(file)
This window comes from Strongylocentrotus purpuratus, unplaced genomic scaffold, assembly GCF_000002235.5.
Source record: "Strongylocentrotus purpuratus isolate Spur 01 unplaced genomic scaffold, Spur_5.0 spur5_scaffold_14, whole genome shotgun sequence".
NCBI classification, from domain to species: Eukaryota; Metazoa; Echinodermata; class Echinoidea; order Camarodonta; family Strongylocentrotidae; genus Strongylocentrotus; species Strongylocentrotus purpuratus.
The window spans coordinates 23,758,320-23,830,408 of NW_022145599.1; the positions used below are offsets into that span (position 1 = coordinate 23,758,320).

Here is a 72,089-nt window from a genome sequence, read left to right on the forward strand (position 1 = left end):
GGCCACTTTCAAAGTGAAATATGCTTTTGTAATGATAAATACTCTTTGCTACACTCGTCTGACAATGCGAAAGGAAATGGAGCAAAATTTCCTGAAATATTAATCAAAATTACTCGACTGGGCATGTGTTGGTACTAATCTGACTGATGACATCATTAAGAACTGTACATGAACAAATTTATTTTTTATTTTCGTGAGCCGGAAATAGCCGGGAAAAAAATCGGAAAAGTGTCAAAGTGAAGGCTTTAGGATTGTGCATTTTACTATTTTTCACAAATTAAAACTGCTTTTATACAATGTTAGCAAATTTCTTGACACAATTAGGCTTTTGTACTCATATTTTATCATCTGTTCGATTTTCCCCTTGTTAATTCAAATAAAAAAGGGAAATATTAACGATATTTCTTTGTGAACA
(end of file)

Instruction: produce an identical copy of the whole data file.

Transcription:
This window comes from Strongylocentrotus purpuratus, unplaced genomic scaffold, assembly GCF_000002235.5.
Source record: "Strongylocentrotus purpuratus isolate Spur 01 unplaced genomic scaffold, Spur_5.0 spur5_scaffold_14, whole genome shotgun sequence".
NCBI classification, from domain to species: Eukaryota; Metazoa; Echinodermata; class Echinoidea; order Camarodonta; family Strongylocentrotidae; genus Strongylocentrotus; species Strongylocentrotus purpuratus.
The window spans coordinates 23,758,320-23,830,408 of NW_022145599.1; the positions used below are offsets into that span (position 1 = coordinate 23,758,320).

Here is a 72,089-nt window from a genome sequence, read left to right on the forward strand (position 1 = left end):
GGCCACTTTCAAAGTGAAATATGCTTTTGTAATGATAAATACTCTTTGCTACACTCGTCTGACAATGCGAAAGGAAATGGAGCAAAATTTCCTGAAATATTAATCAAAATTACTCGACTGGGCATGTGTTGGTACTAATCTGACTGATGACATCATTAAGAACTGTACATGAACAAATTTATTTTTTATTTTCGTGAGCCGGAAATAGCCGGGAAAAAAATCGGAAAAGTGTCAAAGTGAAGGCTTTAGGATTGTGCATTTTACTATTTTTCACAAATTAAAACTGCTTTTATACAATGTTAGCAAATTTCTTGACACAATTAGGCTTTTGTACTCATATTTTATCATCTGTTCGATTTTCCCCTTGTTAATTCAAATAAAAAAGGGAAATATTAACGATATTTCTTTGTGAACA